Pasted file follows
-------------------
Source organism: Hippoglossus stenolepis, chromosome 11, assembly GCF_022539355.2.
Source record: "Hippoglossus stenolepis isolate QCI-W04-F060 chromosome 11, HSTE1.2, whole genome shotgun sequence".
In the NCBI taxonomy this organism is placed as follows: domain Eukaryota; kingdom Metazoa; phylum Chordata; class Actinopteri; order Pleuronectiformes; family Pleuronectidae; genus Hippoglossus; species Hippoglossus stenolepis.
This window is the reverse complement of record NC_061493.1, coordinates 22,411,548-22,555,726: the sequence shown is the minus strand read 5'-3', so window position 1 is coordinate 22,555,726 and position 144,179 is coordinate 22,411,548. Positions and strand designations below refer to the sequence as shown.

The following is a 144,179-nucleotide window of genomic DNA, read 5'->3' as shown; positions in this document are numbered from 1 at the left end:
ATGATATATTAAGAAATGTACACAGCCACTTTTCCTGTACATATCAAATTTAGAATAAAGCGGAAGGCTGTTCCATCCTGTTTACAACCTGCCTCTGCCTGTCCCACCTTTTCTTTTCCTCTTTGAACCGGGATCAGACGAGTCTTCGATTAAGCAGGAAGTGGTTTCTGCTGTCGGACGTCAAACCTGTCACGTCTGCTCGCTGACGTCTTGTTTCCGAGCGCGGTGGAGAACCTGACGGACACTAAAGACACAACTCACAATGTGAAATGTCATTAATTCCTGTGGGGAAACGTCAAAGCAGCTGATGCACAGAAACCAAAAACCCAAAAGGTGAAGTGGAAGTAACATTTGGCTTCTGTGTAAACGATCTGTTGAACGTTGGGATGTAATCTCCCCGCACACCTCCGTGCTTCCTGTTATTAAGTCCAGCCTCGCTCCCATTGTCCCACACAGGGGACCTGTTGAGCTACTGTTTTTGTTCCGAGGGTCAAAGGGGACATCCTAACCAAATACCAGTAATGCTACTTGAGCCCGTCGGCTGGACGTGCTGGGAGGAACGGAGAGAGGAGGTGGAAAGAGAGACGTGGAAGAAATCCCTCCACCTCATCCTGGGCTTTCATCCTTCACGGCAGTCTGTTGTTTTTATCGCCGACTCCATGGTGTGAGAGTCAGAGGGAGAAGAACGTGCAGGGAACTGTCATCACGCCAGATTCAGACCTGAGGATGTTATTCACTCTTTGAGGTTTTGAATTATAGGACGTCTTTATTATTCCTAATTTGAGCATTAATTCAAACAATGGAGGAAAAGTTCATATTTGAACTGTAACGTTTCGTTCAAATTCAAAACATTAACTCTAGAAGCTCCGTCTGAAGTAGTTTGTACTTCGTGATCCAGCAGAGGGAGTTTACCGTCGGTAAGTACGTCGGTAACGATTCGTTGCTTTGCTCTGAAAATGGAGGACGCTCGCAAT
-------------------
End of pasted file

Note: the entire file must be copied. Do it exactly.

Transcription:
Source organism: Hippoglossus stenolepis, chromosome 11, assembly GCF_022539355.2.
Source record: "Hippoglossus stenolepis isolate QCI-W04-F060 chromosome 11, HSTE1.2, whole genome shotgun sequence".
In the NCBI taxonomy this organism is placed as follows: domain Eukaryota; kingdom Metazoa; phylum Chordata; class Actinopteri; order Pleuronectiformes; family Pleuronectidae; genus Hippoglossus; species Hippoglossus stenolepis.
This window is the reverse complement of record NC_061493.1, coordinates 22,411,548-22,555,726: the sequence shown is the minus strand read 5'-3', so window position 1 is coordinate 22,555,726 and position 144,179 is coordinate 22,411,548. Positions and strand designations below refer to the sequence as shown.

The following is a 144,179-nucleotide window of genomic DNA, read 5'->3' as shown; positions in this document are numbered from 1 at the left end:
ATGATATATTAAGAAATGTACACAGCCACTTTTCCTGTACATATCAAATTTAGAATAAAGCGGAAGGCTGTTCCATCCTGTTTACAACCTGCCTCTGCCTGTCCCACCTTTTCTTTTCCTCTTTGAACCGGGATCAGACGAGTCTTCGATTAAGCAGGAAGTGGTTTCTGCTGTCGGACGTCAAACCTGTCACGTCTGCTCGCTGACGTCTTGTTTCCGAGCGCGGTGGAGAACCTGACGGACACTAAAGACACAACTCACAATGTGAAATGTCATTAATTCCTGTGGGGAAACGTCAAAGCAGCTGATGCACAGAAACCAAAAACCCAAAAGGTGAAGTGGAAGTAACATTTGGCTTCTGTGTAAACGATCTGTTGAACGTTGGGATGTAATCTCCCCGCACACCTCCGTGCTTCCTGTTATTAAGTCCAGCCTCGCTCCCATTGTCCCACACAGGGGACCTGTTGAGCTACTGTTTTTGTTCCGAGGGTCAAAGGGGACATCCTAACCAAATACCAGTAATGCTACTTGAGCCCGTCGGCTGGACGTGCTGGGAGGAACGGAGAGAGGAGGTGGAAAGAGAGACGTGGAAGAAATCCCTCCACCTCATCCTGGGCTTTCATCCTTCACGGCAGTCTGTTGTTTTTATCGCCGACTCCATGGTGTGAGAGTCAGAGGGAGAAGAACGTGCAGGGAACTGTCATCACGCCAGATTCAGACCTGAGGATGTTATTCACTCTTTGAGGTTTTGAATTATAGGACGTCTTTATTATTCCTAATTTGAGCATTAATTCAAACAATGGAGGAAAAGTTCATATTTGAACTGTAACGTTTCGTTCAAATTCAAAACATTAACTCTAGAAGCTCCGTCTGAAGTAGTTTGTACTTCGTGATCCAGCAGAGGGAGTTTACCGTCGGTAAGTACGTCGGTAACGATTCGTTGCTTTGCTCTGAAAATGGAGGACGCTCGCAAT